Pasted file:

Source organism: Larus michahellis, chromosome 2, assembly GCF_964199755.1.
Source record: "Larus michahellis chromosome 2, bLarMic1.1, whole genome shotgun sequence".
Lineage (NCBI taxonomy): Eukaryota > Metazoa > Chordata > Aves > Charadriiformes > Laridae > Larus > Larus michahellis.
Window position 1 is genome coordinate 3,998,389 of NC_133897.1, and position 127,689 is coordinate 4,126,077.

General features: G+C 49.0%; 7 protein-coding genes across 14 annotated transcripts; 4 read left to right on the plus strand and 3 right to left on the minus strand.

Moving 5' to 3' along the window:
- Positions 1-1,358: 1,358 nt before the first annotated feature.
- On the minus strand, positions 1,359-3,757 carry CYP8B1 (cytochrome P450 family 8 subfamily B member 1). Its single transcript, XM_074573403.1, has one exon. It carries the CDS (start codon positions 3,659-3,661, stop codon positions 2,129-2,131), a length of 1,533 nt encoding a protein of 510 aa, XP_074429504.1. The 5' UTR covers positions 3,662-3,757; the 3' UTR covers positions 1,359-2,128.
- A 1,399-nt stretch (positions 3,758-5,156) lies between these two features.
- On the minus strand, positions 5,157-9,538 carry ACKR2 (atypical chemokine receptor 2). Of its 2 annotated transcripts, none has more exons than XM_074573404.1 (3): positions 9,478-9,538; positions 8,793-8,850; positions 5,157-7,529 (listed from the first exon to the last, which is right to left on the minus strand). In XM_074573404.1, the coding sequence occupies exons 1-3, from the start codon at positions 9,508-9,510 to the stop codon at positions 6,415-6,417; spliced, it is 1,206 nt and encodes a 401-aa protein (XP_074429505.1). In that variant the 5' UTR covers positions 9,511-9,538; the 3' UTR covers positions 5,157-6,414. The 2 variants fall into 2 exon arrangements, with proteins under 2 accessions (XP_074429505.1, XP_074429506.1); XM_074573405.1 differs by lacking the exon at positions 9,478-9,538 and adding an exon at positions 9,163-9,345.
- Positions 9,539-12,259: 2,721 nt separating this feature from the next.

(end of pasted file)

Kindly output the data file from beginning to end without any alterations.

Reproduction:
Source organism: Larus michahellis, chromosome 2, assembly GCF_964199755.1.
Source record: "Larus michahellis chromosome 2, bLarMic1.1, whole genome shotgun sequence".
Lineage (NCBI taxonomy): Eukaryota > Metazoa > Chordata > Aves > Charadriiformes > Laridae > Larus > Larus michahellis.
Window position 1 is genome coordinate 3,998,389 of NC_133897.1, and position 127,689 is coordinate 4,126,077.

General features: G+C 49.0%; 7 protein-coding genes across 14 annotated transcripts; 4 read left to right on the plus strand and 3 right to left on the minus strand.

Moving 5' to 3' along the window:
- Positions 1-1,358: 1,358 nt before the first annotated feature.
- On the minus strand, positions 1,359-3,757 carry CYP8B1 (cytochrome P450 family 8 subfamily B member 1). Its single transcript, XM_074573403.1, has one exon. It carries the CDS (start codon positions 3,659-3,661, stop codon positions 2,129-2,131), a length of 1,533 nt encoding a protein of 510 aa, XP_074429504.1. The 5' UTR covers positions 3,662-3,757; the 3' UTR covers positions 1,359-2,128.
- A 1,399-nt stretch (positions 3,758-5,156) lies between these two features.
- On the minus strand, positions 5,157-9,538 carry ACKR2 (atypical chemokine receptor 2). Of its 2 annotated transcripts, none has more exons than XM_074573404.1 (3): positions 9,478-9,538; positions 8,793-8,850; positions 5,157-7,529 (listed from the first exon to the last, which is right to left on the minus strand). In XM_074573404.1, the coding sequence occupies exons 1-3, from the start codon at positions 9,508-9,510 to the stop codon at positions 6,415-6,417; spliced, it is 1,206 nt and encodes a 401-aa protein (XP_074429505.1). In that variant the 5' UTR covers positions 9,511-9,538; the 3' UTR covers positions 5,157-6,414. The 2 variants fall into 2 exon arrangements, with proteins under 2 accessions (XP_074429505.1, XP_074429506.1); XM_074573405.1 differs by lacking the exon at positions 9,478-9,538 and adding an exon at positions 9,163-9,345.
- Positions 9,539-12,259: 2,721 nt separating this feature from the next.